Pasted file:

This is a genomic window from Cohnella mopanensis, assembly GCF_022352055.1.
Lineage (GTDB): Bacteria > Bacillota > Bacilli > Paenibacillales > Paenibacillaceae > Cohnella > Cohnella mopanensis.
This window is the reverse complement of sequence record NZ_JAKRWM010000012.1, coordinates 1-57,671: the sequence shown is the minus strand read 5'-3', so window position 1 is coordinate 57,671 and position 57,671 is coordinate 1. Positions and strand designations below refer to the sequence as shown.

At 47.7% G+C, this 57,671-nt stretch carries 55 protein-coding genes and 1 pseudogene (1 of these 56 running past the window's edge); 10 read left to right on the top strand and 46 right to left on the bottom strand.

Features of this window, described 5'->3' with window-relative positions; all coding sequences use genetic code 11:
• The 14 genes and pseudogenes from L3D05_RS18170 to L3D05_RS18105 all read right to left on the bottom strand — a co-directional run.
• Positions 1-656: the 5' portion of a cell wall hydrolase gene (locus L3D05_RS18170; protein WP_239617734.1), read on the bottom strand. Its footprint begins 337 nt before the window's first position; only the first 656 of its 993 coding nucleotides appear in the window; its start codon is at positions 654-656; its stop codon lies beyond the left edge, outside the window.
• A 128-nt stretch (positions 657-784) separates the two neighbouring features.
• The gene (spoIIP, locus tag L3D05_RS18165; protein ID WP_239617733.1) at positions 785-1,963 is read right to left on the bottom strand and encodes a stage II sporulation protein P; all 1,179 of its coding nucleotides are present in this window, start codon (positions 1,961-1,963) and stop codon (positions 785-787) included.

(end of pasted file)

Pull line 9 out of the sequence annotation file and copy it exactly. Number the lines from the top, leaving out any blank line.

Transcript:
• The gene (spoIIP, locus tag L3D05_RS18165; protein ID WP_239617733.1) at positions 785-1,963 is read right to left on the bottom strand and encodes a stage II sporulation protein P; all 1,179 of its coding nucleotides are present in this window, start codon (positions 1,961-1,963) and stop codon (positions 785-787) included.